Teacher’s Top Three: Books For Ballet Teachers

Ballet Studio: An Inside View [image]

“I love this book because it doesn’t just give combinations (though there are combinations from each teacher listed at the end of the book). It really brings insight on teaching artistry and simple joy of movement as well as tips on teaching turns and jumps, etc. Additionally, it is a fascinating read; the first time i read it i could hardly put it down.”

What You Mean, What You Say: Get Up On Your Leg


“Get up on your leg”… Teachers have a habit of saying this when students are “sinking” into their supporting leg while balanced on one leg. How can you correct a sinking hip and what are some ways to rephrase this common dance teacher-ism.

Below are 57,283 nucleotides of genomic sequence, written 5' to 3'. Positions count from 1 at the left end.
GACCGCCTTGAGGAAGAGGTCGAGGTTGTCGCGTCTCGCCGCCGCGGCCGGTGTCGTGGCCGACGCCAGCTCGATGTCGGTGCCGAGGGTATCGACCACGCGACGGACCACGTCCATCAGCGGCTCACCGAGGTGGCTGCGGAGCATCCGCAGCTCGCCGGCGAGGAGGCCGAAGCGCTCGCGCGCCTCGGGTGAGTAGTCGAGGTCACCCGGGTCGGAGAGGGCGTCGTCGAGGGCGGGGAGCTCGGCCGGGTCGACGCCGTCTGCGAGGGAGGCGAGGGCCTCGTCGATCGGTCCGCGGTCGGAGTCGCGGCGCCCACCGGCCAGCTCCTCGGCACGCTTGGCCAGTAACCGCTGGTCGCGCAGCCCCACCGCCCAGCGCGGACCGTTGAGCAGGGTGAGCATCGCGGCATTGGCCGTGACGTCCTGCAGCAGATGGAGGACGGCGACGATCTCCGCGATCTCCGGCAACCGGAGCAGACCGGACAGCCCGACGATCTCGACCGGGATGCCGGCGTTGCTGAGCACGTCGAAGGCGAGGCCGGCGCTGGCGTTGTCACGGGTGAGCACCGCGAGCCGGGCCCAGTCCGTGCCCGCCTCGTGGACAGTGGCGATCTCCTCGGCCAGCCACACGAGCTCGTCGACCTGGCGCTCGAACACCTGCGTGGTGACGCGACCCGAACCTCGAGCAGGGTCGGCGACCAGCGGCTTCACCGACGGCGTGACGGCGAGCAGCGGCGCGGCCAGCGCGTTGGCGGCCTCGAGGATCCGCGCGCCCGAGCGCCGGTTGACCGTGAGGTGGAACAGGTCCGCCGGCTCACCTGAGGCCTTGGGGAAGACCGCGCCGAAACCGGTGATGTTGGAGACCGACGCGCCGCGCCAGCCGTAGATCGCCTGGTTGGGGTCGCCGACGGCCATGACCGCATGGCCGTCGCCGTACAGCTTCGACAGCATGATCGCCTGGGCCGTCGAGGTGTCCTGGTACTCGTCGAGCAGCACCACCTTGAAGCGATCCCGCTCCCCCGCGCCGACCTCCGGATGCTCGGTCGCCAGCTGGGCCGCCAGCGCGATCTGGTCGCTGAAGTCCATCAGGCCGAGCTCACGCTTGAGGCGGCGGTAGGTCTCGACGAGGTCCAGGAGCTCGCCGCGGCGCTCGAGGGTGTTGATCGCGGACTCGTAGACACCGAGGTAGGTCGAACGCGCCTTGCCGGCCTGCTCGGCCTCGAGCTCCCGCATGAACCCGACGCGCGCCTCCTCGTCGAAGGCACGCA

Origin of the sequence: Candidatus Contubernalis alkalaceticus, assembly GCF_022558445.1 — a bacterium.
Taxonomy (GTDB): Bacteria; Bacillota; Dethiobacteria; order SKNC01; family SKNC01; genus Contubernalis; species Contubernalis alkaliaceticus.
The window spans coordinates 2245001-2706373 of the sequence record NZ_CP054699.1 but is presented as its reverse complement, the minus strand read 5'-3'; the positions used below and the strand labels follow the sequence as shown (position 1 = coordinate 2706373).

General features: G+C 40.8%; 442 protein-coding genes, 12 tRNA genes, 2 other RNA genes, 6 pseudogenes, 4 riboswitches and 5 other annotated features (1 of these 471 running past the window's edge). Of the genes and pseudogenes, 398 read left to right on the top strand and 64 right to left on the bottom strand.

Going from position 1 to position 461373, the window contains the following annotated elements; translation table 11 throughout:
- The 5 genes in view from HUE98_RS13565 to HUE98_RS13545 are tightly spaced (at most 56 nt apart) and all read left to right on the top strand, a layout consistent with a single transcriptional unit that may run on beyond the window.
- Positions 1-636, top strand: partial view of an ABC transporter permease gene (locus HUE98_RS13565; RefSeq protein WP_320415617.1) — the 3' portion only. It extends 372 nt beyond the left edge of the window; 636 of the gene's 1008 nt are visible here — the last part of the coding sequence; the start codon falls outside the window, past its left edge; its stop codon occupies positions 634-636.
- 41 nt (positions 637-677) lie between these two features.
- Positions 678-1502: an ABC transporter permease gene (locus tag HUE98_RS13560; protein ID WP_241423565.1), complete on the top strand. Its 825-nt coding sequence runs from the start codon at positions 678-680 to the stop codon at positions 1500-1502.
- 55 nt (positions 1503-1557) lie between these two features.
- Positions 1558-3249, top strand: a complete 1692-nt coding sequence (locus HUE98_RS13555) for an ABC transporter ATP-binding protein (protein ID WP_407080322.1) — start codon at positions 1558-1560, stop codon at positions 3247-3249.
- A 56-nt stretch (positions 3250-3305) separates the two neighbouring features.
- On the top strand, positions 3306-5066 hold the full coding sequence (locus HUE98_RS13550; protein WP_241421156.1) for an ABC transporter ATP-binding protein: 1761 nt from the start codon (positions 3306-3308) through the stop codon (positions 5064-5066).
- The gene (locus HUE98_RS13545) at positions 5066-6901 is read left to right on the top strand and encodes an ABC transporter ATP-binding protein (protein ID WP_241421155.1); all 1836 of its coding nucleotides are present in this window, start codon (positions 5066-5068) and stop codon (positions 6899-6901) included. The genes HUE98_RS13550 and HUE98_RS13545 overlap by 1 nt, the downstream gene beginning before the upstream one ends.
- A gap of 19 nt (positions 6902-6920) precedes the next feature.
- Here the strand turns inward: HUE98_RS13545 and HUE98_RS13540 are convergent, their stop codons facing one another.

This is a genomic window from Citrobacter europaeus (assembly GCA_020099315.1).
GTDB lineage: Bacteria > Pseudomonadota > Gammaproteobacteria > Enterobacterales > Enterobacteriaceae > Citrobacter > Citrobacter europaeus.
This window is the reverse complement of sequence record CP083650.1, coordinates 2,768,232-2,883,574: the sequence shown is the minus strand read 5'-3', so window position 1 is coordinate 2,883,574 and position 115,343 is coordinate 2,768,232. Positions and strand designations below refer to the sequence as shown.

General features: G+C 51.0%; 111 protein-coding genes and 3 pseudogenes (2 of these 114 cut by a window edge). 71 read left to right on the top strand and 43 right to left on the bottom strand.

What You Can Do To Improve Tendu (and why it is crucial)

http://www.flickr.com/photos/chrishaysphotography/ / CC BY-ND 2.0

Imagine the relatively light/easy press and bend of a paint brush that allows the painter to evenly distribute paint but still glide the brush smoothly. Imagine a layer of velvet or velour beneath your foot and enjoy the feeling of your foot moving through the plush carpet, leaving a trail in the fibers as the foot moves outward and returns. Imagine light or streaming air radiating from the hip and out through the toe, as well as upward and out through the top of the head.

En Dehors, Out the Door


En dehors and en dedans! Frequently misspelled and endlessly confused, let’s go over these dance directions! A bird’s eye view helps to illustrate the sometimes puzzling terminology.